After five minutes of talking with Jonathan Ward you can fully grasp the depth of his automotive passion. It’s infectious to hear him discuss his love for the aesthetics of a bygone era. The love he has for the masters of industrial design. People like Raymond Loewy get him excited and he perks up in his chair to tell you about how Raymond has influenced his current project. If I had to choose one phrase to describe Jonathan it would definitely be “attention to detail”.It was over a glass of wine on vacation with his wife that they decided to quit their day jobs and start building cars for a living. With a couple of credit cards, a wing and a prayer they jumped into the company full bore. They started out restoring Toyota Land Cruisers but quickly moved on to FJs and Ford Broncos. Jonathan is an artist and uses his craft to create one-of-a-kind masterpieces with unique features. We need more inspiring hands-on people like Jonathan in this world. He employs an army of craftsmen that help him bring to life the massive amount of ideas that he has bouncing around in his fast moving brain. He walks around his shop stopping at each station to check on the quality and workmanship of each of his projects. That passion is not just about cars, it’s about everything that goes into making these rolling art pieces.Jonathan utilizes tons of different concepts to get to an end goal. His tricks range from using tiny, adjustable gas shocks from remote-controlled cars to activate his glove compartment hinges to acid etching his logo on the tailgate of the Thriftmaster. He is always looking to achieve something new, different and bold when he makes an ICON.
“We started ICON with a couple of credit cards, a wing and a prayer”
The Ride: ICON Thriftmaster
The key to ICON’s creations is the chassis engineering. Jonathan partners with <a href=”http://www.artmorrison.com/homepage2.php” target=”_blank”>Art Morrison</a> to create a custom chassis for each product line at ICON. They went through a year of testing and refining the chassis on the Thriftmaster test mule before starting out on the first production model. They ended up with beefy 2×5 main rails with an independent tig-welded tubular front and four link rear running Johnny Joints. The chassis makes this 1950s truck handle like a mode day Corvette.The body is an authorized reproduction from Premier Street Rods. They worked hours and hours to clean up all the gaps to make them feel and look more mode. Jonathan even grafted panels from 1947-1953 Thriftmasters, creating his own iconic look.”The dashboard was one of the most challenging pieces to the truck,” says Jonathan, “We wanted to make it as clean as possible and hide all the switches, knobs and levers.” They tued to their friends at Kenwood and ISIS to provide a head unit and wiring haess that could act as the main controller for all the electronics in the car. You can control everything from the hidden touch screen or an iPhone application that is tied to the truck. Jonathan shows me how he can start the car, roll down the windows, tu on the window wipers and unlock the doors with his phone. Hopping in the cabin you can see why they opted for a clean interior. It just looks fantastic without all the clutter. The dash centerpiece is the art deco lines of the nickel plated trim not some huge 8-track stereo system with faded yellow buttons. Both the glove compartment and the head unit covers are easy to access with a light press on the top of their panels. The doors swing out and float down with a smooth motion granted by the tiny RC shocks and magnets. “I added the magnets after we we finished with panels,” explains Jonathan, “because [before] they would stop with a bang; the magnets let them glide into place.”The truck still has a key ignition which is an interesting touch since it’s already running from the iPhone button Jonathan pushed a few minutes ago. We hop in the cab and Jonathan smiles and says, “Let me show you my favorite local drive.” He bus out of the garage and we are on our way.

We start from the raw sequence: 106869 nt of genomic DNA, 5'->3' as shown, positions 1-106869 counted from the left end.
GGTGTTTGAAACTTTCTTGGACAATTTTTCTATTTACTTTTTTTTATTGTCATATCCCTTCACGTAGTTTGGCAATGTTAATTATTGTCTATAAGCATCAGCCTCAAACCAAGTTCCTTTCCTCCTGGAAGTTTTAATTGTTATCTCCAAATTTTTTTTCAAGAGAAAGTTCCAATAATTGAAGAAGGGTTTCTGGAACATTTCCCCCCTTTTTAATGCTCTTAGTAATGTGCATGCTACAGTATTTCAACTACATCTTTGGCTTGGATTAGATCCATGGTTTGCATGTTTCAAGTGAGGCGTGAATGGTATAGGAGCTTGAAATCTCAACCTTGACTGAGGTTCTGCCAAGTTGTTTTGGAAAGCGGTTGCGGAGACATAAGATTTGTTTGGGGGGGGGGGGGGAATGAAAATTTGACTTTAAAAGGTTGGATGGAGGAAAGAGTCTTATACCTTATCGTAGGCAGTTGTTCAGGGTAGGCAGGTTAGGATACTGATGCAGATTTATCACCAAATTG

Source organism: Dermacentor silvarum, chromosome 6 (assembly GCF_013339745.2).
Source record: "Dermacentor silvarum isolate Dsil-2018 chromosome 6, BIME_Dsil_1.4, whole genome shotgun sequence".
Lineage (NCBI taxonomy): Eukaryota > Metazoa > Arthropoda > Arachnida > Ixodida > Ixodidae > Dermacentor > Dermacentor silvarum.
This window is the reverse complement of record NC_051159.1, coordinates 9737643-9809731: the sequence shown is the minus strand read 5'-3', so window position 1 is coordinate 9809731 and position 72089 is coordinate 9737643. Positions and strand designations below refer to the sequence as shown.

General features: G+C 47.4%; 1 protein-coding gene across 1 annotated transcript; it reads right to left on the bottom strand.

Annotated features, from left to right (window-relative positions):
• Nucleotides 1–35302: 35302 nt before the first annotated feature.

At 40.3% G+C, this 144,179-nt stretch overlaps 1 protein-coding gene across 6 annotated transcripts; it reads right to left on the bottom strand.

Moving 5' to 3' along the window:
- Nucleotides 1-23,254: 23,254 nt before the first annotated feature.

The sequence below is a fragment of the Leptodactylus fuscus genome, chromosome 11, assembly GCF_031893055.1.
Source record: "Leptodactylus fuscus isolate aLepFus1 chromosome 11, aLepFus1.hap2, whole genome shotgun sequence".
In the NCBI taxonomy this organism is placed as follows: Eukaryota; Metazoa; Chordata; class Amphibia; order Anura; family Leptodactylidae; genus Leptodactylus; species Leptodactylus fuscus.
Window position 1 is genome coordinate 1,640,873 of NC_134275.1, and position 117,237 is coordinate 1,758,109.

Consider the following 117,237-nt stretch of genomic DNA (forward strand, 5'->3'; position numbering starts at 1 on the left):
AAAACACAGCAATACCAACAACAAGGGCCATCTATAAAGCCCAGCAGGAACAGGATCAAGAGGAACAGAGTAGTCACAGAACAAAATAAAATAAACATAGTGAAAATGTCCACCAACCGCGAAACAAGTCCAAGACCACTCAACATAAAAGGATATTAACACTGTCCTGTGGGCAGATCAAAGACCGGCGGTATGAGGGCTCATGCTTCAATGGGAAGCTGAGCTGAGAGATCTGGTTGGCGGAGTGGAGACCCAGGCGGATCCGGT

“The dashboard was one of the most challenging pieces to the truck, We wanted to make it as clean as possible and hide all the switches, knobs and levers.”
The Road: Santa Susana Pass[/divider][column size=three_quarter position=first ]The truck is so fun to drive it’s literally a pickup with an identity crisis. Hitting the city streets around ICON’s shop proved that the truck feels smooth on a regular road. Then we tued on to Santa Susana Pass at the top end of the San Feando Valley and everything changed. The truck felt like it was made for the twisty tus of this old pass. The road is not smooth at all but the suspension tackled any problems this old pavement threw at it. The sticky tires hung on for dear life as Jonathan gave it a lot of power through the 180-degree tus that snake up the pass to Simi Valley.The Santa Susana Pass is rich in history and cultural significance. The deep canyons and rocky landscape used as a trail route over 800 years ago later became a rough wagon road for the missionaries and ranch people of the early 19th century. It was used as the main route for stagecoaches between Los Angeles and San Francisco. The route was so popular that they began creating a larger highway (now known as the 118 freeway) to handle the demands for traffic.Starting in the 1920s, Hollywood discovered the area around the pass. Movie ranches and faux Weste towns became commonplace and served as locations for hundreds of motion pictures and television series, including “Fort Apache” starring John Wayne and “Bonanza”. The Santa Susana Pass Historic Park features amazing views of the valley, which combined with the breathtaking landscape make it an incredible backdrop for a weekend drive.
“It hasn’t been paved since the ’50s and even with the stickiest tires I still glide all over the place but it’s such a fun drive!”